S Sudarshanan is a sub-editor at ESPNcricinfo
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The 12th edition of the Women's World Cup has crossed the halfway stage and 19 matches in, the points table has an interesting look to it. Here's a look back at the second set of games, having rounded-up the first bit here.
South Africa are the must-see team in this tournament. They began the week by beating England in a World Cup match for the first time since 2000. They upped that by beating New Zealand for the first time ever in a World Cup match. And now they're sitting pretty with four wins in four matches. All thanks to Marizanne Kapp.
Having finished each of their last three matches in the final over, Kapp and her team are surely flaunting nerves of 'steal', pun intended.
New Zealand on the brink
One of the biggest takeaways from the past week was New Zealand missing the bus to their own party. The hosts lost all three games in the week gone by and are on the verge of a group-stage exit.
After a difficult 2021, New Zealand rang in the new year with a series win against India, where their lower-middle order was in proper form. They averaged 25.7 runs per wicket across 11 partnerships after the fall of the sixth wicket. However, at this World Cup, that figure has dropped to 12.7, highlighting the batting issue that has taken them down.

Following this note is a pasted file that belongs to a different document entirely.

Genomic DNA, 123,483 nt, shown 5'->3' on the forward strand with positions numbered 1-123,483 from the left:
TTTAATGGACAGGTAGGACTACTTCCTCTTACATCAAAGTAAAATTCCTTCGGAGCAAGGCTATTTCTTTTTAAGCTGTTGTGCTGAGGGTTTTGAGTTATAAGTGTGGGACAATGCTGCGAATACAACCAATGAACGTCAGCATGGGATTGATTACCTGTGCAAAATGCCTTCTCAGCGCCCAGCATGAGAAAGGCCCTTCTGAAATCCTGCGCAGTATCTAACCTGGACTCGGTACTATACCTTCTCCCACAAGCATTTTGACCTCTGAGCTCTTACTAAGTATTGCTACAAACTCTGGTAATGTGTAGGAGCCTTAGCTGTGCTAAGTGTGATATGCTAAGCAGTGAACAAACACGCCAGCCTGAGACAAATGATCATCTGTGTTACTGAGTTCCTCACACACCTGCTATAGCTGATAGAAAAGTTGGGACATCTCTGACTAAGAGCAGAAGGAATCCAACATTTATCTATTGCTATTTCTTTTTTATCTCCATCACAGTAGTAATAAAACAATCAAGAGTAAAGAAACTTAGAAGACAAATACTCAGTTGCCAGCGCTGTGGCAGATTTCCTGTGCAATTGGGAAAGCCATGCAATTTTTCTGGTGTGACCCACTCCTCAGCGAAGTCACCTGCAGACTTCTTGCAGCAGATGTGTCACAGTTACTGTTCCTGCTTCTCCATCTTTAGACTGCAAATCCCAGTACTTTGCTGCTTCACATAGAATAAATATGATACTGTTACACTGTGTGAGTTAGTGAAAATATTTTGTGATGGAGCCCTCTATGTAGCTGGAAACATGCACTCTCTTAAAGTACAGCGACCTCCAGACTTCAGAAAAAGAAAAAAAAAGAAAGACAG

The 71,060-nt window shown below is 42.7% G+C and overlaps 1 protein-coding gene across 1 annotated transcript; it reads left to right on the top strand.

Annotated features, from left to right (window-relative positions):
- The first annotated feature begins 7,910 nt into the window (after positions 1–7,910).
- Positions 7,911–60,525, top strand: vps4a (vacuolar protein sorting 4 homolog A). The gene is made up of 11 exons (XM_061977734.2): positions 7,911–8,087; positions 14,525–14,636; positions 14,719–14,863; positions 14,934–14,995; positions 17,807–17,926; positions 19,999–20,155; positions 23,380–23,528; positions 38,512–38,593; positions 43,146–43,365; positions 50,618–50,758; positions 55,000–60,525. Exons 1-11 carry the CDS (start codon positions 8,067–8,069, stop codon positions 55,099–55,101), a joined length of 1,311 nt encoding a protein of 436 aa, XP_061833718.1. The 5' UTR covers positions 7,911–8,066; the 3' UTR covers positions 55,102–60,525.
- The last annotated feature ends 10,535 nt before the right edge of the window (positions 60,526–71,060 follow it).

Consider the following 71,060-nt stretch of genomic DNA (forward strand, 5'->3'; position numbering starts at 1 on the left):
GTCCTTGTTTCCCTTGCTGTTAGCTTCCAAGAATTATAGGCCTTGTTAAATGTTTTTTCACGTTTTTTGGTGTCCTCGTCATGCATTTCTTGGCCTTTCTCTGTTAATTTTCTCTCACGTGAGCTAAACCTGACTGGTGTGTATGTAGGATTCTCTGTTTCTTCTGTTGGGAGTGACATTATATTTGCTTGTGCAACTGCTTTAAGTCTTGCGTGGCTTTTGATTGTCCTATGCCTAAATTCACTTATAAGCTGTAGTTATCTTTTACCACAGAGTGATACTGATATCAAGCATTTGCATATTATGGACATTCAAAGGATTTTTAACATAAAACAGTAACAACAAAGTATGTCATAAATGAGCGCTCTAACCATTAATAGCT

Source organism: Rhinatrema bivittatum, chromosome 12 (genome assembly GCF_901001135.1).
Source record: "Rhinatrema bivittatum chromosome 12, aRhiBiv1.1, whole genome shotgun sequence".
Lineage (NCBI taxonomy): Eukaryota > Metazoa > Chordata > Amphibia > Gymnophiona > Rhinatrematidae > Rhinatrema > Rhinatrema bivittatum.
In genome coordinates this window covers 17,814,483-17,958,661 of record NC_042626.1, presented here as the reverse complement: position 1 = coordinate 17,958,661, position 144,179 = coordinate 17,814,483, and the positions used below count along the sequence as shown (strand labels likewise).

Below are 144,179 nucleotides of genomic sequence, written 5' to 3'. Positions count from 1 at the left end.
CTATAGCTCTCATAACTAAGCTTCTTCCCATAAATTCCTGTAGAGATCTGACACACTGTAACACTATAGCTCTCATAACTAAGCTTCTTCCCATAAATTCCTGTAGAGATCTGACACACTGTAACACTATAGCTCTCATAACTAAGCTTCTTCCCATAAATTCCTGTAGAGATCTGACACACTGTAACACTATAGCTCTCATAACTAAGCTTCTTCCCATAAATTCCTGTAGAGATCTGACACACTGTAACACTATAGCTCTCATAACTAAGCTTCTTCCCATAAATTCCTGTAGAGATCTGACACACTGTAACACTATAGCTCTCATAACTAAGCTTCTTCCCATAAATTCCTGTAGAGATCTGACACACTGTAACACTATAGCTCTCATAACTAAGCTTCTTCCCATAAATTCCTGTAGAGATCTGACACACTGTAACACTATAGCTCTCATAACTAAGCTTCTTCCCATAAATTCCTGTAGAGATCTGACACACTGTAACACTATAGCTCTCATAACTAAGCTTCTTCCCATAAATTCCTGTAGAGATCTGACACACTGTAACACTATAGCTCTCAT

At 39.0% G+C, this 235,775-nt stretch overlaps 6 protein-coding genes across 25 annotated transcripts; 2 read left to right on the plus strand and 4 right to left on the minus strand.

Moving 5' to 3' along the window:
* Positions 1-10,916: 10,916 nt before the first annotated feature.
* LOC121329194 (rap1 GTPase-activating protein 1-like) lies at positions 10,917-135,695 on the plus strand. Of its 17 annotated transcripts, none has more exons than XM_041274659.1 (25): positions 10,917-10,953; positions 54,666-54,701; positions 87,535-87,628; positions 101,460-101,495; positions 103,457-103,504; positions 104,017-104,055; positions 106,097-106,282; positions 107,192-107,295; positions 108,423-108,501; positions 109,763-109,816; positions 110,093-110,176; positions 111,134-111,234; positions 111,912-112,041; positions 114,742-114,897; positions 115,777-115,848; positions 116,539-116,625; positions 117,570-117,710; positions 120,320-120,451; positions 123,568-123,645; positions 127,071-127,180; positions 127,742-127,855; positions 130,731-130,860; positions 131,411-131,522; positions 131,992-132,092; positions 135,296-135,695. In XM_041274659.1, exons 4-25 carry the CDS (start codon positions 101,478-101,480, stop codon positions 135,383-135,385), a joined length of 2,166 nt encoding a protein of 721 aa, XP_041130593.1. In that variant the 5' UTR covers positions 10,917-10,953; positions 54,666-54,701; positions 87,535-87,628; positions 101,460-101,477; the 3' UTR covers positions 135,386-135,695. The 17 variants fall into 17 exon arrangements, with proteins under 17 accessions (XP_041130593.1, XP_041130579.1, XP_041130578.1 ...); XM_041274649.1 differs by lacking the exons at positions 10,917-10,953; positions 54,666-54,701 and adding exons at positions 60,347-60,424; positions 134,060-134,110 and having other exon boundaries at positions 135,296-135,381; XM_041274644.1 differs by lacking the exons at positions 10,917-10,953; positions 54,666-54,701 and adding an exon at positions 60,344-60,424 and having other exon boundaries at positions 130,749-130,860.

While the first week saw more teams successfully defending totals, the past ten games showed that they have gotten a hang of the conditions and are chasing much better. There were only two successful chases in the first nine matches, but that has now shot up to six in the last ten matches. The only team to have won after opting to bat first in this past week was India, who sealed a net-run-rate-boosting 155-run win against West Indies.
Temperamental India and England
And that leads us to the finalists of the 2017 edition. India are blowing hot and cold. After posting 317 for 8, their best in World Cups, against West Indies, their scores in the following two games read 134 all out and 277 for 7. This is after India began with 244 for 7 and then followed it up with a 198. A sub-200 total against Bangladesh then?
England on the other hand, managed to string two successive wins after a forgettable start to the competition. However, in each of those two matches, their middle and lower-middle order crumbled leaving Nat Sciver to play game-changing knocks. The defending champions still have to win all their matches in order to stand a chance to make the top four. Can they do it?
A lasting first impression for Bangladesh
Bangladesh secured their first World Cup win at the cost of Pakistan, who have now lost a record 18 matches in this competition. Having put up 234 for 7, their highest score in ODIs, the bowlers led by Fahima Khatun and Rumana Ahmed restricted Pakistan to 225 for 9, despite Sidra Ameen becoming the first from her country to score a World Cup century. They nearly pulled an encore against West Indies but ended up falling short by four runs. The tournament debutants surely have left a mark and have India, Australia and England as their next opponents.
With stats inputs from Sampath Bandarupalli